The following post is by NCTE member Amy Lynch-Biniek and editor of Forum: Issues about Part-Time and Contingent Faculty
I’m lucky—I have a secure tenure-track position as a Composition professor at Kutztown University in Pennsylvania. For ten years previous, I worked as an adjunct professor. I was part-time, picking up classes where I could. At first, I was supplementing my income as a secondary education English teacher: I’d guide 9th graders through Romeo and Juliet by day, and teach college freshmen Othello at night. Later, I decided to pursue college teaching full-time, but as I worked on my Ph.D., it became clear to me that “full time” was going to be hard to come by. Again, I got lucky: graduates hoping to become professors soon discover the odds are stacked against them.
In an era beset by austerity measures, teachers from elementary to post-secondary are competing for fewer positions. Writing on FiveThirtyEight, Ben Casselman shares the sobering news that on the secondary level, “As millions of children across the country head back to school this month, they will be returning to schools with fewer teachers than in past years. Those teachers will be paid less, on average. And many of them will be working in school systems that receive less funding.” The news is no better for those of us in higher ed: as states have slashed budgets, more and more tenure-track professors have disappeared along with the funding.
As the number of permanent positions dwindles, the number of adjunct positions is on the rise—an estimated 75% of professors nationwide now work on some form of contingent contract. English departments are sadly at the forefront of this trend. Whether called adjunct, visiting, or temporary, these faculty are less likely to have health insurance, to take part in curriculum planning, and to enjoy academic freedom. While the persistent stereotype of a college professor is a tweed-wearing, Volvo-driving, upper-middle class man, the average adjunct teacher is a woman pulling in just $2,987 per three-credit course. Many profs are on public assistance.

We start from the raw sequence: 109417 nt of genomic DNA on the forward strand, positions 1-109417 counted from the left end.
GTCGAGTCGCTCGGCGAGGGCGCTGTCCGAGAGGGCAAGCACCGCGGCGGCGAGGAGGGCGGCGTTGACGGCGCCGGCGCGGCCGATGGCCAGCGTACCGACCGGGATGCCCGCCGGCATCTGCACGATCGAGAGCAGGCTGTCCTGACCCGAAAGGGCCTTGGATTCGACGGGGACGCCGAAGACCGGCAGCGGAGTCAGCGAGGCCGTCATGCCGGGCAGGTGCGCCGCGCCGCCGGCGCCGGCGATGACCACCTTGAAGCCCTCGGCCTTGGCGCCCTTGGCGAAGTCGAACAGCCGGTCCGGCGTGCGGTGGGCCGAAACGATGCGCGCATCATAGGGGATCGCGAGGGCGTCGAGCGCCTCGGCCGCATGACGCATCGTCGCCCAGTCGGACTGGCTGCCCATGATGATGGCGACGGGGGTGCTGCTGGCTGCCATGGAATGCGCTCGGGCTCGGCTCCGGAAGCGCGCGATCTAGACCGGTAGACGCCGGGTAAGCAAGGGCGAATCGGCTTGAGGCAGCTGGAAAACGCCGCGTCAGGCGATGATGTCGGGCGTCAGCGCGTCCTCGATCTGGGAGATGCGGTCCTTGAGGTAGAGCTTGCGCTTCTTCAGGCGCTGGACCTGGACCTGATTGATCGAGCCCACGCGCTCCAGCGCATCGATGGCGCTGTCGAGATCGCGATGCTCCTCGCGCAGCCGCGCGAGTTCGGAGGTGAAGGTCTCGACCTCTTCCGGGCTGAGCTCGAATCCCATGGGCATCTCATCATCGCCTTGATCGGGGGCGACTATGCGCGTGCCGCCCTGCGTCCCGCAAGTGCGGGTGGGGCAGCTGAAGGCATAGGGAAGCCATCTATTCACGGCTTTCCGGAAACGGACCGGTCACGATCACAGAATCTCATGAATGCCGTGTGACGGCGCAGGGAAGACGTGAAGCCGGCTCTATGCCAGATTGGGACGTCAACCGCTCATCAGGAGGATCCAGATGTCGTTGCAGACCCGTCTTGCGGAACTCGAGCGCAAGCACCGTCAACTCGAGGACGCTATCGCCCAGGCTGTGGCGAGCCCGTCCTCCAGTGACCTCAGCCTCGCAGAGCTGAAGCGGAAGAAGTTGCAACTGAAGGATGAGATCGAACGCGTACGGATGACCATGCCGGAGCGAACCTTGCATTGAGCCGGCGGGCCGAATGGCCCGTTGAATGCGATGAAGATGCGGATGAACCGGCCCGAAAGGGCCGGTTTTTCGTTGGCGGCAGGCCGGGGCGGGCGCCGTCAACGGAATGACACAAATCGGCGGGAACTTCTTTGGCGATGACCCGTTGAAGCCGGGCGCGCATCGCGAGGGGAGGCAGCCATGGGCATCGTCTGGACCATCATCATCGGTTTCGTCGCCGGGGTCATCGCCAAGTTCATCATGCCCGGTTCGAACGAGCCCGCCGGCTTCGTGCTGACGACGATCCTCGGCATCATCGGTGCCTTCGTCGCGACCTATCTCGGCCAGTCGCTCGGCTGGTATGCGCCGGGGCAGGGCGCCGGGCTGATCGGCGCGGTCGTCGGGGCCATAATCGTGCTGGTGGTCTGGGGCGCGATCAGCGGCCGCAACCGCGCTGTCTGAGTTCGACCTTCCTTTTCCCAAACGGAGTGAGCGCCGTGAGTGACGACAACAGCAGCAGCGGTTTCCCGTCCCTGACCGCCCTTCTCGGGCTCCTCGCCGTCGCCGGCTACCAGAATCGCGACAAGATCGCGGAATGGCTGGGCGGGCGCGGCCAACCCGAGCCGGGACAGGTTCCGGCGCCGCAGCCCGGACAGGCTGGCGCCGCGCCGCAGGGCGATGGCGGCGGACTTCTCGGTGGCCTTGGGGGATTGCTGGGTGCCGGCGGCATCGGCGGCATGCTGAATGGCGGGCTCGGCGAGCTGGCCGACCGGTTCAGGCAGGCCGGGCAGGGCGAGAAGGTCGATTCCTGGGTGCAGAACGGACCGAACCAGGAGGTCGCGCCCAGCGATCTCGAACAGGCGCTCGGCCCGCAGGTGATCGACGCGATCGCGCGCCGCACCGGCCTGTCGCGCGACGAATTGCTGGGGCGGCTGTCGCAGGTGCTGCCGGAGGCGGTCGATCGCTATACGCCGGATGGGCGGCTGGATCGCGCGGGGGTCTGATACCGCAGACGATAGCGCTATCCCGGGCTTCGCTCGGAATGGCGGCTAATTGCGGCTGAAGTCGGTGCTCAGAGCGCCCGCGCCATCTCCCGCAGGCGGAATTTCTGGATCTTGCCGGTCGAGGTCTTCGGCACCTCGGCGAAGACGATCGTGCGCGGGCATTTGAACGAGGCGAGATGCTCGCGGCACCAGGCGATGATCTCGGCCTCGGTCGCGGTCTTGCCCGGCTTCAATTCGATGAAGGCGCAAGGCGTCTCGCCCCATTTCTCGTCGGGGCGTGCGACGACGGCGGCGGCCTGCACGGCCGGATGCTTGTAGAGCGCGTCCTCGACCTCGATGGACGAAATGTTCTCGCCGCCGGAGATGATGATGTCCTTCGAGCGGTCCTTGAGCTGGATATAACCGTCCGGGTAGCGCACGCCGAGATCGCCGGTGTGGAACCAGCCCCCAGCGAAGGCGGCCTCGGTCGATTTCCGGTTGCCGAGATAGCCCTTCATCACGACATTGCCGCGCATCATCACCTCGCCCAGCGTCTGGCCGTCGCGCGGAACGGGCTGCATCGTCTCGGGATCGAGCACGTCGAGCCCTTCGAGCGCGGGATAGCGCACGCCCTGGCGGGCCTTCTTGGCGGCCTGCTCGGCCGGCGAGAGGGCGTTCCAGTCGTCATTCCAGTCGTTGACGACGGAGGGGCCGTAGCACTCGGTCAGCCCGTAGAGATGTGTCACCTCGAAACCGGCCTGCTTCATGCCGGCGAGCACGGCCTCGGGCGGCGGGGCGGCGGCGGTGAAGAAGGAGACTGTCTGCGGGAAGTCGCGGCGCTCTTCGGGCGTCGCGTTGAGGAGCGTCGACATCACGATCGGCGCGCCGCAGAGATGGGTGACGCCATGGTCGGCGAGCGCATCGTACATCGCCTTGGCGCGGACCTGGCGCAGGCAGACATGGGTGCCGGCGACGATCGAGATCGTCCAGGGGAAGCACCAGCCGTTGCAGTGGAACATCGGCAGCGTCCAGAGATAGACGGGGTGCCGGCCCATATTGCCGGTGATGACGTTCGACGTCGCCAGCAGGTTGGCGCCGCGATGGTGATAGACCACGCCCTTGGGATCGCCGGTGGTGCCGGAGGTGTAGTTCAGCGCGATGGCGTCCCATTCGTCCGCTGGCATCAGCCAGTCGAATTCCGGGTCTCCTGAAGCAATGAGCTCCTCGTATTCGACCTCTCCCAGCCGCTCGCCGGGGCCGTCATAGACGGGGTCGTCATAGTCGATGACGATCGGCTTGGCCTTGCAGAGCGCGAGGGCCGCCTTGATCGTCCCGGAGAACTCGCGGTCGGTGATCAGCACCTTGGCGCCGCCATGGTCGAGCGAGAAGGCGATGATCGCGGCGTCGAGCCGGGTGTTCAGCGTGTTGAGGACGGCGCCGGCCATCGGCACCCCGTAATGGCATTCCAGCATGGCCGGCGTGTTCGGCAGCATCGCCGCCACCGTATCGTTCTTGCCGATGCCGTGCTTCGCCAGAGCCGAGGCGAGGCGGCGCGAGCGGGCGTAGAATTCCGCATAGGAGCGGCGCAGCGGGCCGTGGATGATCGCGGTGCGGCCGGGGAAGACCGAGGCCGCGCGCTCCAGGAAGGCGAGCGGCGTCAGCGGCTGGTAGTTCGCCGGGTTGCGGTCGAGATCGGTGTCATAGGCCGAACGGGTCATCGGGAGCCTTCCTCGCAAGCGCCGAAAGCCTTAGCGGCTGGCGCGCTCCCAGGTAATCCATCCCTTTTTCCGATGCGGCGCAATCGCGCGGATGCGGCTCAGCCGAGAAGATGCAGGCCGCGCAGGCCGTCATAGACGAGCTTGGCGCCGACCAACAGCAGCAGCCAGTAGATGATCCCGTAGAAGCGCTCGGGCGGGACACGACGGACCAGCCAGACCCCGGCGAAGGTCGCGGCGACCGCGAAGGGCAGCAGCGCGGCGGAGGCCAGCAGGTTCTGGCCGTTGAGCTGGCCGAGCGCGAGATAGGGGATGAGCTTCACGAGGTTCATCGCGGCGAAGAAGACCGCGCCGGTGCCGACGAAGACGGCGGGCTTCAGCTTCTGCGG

The NCTE peer-reviewed journal Forum: Issues about Part-Time and Contingent Faculty is dedicated to considering how these conditions impact both teachers and students. Contributors explore what it means to teach writing, literature, and communication under this system. They analyze the effects of ongoing reforms and propose new approaches. They are making some much needed noise. Forum is one of the very few publications in English dedicated to shining a light on the concerns of contingent faculty, and NCTE makes it free to access via our website.
As the editor of Forum, I’m especially excited to mentor adjunct, graduate, and junior scholars with an interest in the intersections of English studies, pedagogy, and labor. If you have an idea for an article, I hope you’ll drop me a line: @amylynchbiniek on Twitter or firstname.lastname@example.org.
It’s easy for us teachers to feel overwhelmed in the face of so many challenges. But I’m convinced by the excellent work of organizations like The New Faculty Majority and many others around the country that we can make a difference when we keep writing back, speaking up, and acting up. Join me in making some noise!
Amy Lynch-Biniek is the Coordinator of Composition and an associate professor of Composition at Kutztown University, part of the Pennsylvania State System of Higher Education. She is the current editor of Forum: Issues about Part-Time & Contingent Faculty.